Whenever you trade a stock option, you need to choose an expiration month. Since stock option trading strategies require making modifications during the life of an option, you need to know in what months the options will expire. Many beginning options traders don’t realize that the expiration month you choose has a significant impact on the potential success and profitability of any option trade. That’s why you need to understand how the various stock exchanges decide what expiration months are available for each stock. This article will give you the basics.
Historical Constraints on Stock Option Expiration Dates
At any given time, there are at least four different expiration months all available stock options. Why four months? Well, when equity options first started trading in 1973, the Chicago Board Options Exchange (CBOE) decided there would be only four months in which an option could be traded at any given time. That’s why there are always at least four months available to choose from. But later on, the exchanges introduced long-term equity anticipation securities (LEAPS). Since then, it is possible now to trade options for more than four months.
Stocks Can Have Different Options Expiration Dates
You may have noticed that not all stocks have the same expiration months available. Let’s look at the expiration months available from September 2010 for three different stocks:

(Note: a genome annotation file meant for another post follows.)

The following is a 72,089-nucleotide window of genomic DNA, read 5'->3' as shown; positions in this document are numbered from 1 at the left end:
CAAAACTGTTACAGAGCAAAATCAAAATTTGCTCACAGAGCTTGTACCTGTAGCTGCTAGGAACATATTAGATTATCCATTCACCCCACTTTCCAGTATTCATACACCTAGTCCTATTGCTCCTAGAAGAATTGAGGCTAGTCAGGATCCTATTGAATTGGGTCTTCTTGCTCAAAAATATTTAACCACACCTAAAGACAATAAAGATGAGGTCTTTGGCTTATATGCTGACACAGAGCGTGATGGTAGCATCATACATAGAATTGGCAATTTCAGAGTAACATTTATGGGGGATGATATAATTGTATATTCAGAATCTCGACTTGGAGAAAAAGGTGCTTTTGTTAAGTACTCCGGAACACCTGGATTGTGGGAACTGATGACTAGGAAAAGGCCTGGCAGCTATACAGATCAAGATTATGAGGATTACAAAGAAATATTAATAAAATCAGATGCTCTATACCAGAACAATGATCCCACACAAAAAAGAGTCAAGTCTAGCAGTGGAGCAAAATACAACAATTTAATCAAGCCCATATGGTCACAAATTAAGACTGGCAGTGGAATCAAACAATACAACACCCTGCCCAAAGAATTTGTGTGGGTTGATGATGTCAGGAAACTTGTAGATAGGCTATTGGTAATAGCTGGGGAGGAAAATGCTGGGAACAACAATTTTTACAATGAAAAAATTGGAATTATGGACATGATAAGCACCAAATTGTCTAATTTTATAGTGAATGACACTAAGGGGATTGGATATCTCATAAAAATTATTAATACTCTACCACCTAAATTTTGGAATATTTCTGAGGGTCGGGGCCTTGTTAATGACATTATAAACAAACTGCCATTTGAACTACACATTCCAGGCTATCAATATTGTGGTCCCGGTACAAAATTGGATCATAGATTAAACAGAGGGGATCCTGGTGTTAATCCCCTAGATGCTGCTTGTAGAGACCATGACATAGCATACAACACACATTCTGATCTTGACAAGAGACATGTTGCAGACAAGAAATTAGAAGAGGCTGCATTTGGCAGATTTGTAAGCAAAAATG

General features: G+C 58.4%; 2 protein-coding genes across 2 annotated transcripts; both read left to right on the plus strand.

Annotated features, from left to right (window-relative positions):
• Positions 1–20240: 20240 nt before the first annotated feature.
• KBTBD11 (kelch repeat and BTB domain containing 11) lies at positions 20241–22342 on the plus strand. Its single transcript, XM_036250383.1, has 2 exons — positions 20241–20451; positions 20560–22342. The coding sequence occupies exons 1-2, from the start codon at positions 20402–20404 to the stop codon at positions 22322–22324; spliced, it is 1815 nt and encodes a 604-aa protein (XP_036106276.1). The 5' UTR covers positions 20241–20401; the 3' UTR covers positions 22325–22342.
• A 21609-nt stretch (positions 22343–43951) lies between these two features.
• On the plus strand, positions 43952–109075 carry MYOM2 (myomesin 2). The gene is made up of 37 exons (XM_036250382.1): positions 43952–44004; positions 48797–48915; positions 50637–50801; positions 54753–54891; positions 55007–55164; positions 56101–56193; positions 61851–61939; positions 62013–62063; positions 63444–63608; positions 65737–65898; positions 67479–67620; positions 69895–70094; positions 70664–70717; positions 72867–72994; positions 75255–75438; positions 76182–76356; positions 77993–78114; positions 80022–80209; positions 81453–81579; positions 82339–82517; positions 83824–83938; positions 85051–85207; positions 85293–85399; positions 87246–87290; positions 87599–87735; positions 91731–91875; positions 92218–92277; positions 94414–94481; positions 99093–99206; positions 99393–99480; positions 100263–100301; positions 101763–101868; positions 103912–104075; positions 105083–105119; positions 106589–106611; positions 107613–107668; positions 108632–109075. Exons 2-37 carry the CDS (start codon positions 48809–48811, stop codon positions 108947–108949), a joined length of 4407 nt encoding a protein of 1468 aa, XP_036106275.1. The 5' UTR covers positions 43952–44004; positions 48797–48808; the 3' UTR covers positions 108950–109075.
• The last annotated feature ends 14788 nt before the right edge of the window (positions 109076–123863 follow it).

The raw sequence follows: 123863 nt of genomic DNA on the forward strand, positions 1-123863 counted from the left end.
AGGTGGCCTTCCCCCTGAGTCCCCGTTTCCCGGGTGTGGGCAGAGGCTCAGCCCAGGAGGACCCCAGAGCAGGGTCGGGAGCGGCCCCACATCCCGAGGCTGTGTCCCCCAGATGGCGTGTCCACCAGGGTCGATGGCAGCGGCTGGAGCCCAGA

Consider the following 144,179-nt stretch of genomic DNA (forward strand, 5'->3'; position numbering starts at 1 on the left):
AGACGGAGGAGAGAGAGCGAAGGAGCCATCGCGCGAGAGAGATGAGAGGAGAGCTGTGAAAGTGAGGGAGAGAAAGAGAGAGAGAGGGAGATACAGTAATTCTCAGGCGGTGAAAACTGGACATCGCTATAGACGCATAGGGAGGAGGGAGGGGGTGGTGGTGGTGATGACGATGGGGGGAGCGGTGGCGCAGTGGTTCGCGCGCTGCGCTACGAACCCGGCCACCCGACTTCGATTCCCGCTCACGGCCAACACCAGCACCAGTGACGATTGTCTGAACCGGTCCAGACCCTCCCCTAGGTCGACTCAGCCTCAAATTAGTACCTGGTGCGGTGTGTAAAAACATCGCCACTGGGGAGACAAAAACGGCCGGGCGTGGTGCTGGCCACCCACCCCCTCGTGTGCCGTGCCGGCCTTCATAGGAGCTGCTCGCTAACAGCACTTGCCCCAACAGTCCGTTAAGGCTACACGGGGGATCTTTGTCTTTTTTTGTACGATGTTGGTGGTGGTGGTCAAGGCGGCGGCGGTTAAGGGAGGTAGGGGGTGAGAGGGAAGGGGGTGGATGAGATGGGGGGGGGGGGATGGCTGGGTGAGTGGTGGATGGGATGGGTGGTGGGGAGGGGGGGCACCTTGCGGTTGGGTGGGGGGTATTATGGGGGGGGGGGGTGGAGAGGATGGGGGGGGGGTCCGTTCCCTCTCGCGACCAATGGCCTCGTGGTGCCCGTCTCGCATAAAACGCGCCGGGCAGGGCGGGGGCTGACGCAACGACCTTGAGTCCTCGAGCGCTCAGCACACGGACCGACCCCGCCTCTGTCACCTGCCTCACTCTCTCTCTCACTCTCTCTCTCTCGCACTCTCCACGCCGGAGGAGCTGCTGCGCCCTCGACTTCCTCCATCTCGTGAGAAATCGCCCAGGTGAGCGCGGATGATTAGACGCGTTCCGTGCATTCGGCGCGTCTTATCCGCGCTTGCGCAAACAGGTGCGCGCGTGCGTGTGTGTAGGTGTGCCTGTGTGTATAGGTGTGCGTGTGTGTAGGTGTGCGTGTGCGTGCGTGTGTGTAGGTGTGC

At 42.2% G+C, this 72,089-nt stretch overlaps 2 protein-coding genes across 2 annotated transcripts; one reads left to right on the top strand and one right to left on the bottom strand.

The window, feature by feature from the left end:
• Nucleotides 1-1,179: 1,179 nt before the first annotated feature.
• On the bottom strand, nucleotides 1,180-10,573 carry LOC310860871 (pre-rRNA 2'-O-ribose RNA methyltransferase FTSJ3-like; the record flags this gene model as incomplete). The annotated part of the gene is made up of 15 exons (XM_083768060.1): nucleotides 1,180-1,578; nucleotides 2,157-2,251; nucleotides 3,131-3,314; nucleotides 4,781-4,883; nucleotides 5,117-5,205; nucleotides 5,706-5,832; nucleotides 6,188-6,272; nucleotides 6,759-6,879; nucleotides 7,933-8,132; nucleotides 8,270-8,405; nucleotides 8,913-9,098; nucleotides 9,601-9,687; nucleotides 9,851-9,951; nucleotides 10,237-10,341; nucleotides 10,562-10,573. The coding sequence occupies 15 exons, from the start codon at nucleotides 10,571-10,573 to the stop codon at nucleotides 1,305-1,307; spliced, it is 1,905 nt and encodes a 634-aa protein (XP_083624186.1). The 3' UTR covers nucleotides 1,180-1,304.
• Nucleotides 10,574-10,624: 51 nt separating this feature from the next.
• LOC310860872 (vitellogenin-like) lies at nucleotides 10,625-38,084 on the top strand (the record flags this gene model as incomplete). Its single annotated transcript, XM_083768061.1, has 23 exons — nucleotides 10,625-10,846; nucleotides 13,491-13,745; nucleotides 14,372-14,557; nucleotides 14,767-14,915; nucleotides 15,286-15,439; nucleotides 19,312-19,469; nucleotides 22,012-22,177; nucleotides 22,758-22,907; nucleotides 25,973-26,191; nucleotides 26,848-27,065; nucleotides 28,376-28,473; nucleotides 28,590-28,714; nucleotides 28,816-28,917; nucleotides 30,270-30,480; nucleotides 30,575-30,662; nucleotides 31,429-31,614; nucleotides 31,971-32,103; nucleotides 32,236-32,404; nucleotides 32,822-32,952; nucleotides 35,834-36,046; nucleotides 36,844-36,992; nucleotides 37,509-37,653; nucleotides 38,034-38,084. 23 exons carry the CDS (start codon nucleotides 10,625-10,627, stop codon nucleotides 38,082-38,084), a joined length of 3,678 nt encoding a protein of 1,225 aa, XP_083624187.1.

Microsoft (Nasdaq:MSFT), CitiGroup (NYSE:C) and Progressive (NYSE:PGR).
Microsoft: Sept 2010, Oct 2010, Jan 2011, April 2011, Jan 2012 and Jan 2013.
Progressive: Sept 2010, Oct 2010, Nov 2010 and Feb 2011.
CitiGroup: Sept 2010, Oct 2010, Dec 2010, Jan 2011, Mar 2011, Jan 2012 and Jan 2013.
Notice that all three stocks have September and October options available. Also note that Microsoft and CitiGroup have options available in January 2011, January 2012 and January 2013, while Progressive does not.
What might be confusing is that even though all three have the September and October expiry dates available, the third expiration date out is completely different for all three. A final puzzle piece is that CitiGroup has an extra trading month: March 2011.
Believe it or not, there is a reason for all these seemingly random dates. Let’s take a closer look at how the exchanges determine stock option expiration dates.
The answer starts again with an historical precedent. When stock options first began trading, each stock was assigned to one of three cycles: the January cycle, the February cycle or the March cycle. Each stock was assigned to one of these quarterly cycles on a purely random basis.
Stocks assigned to the January options cycle had option expirations available only in the first month of each quarter: January, April, July and October. Stocks assigned to the February cycle had only the middle months of each quarter available: February, May, August and November. Stocks on the March cycle had the last month of each quarter available: March, June, September and December.
The Modified Expiration Cycles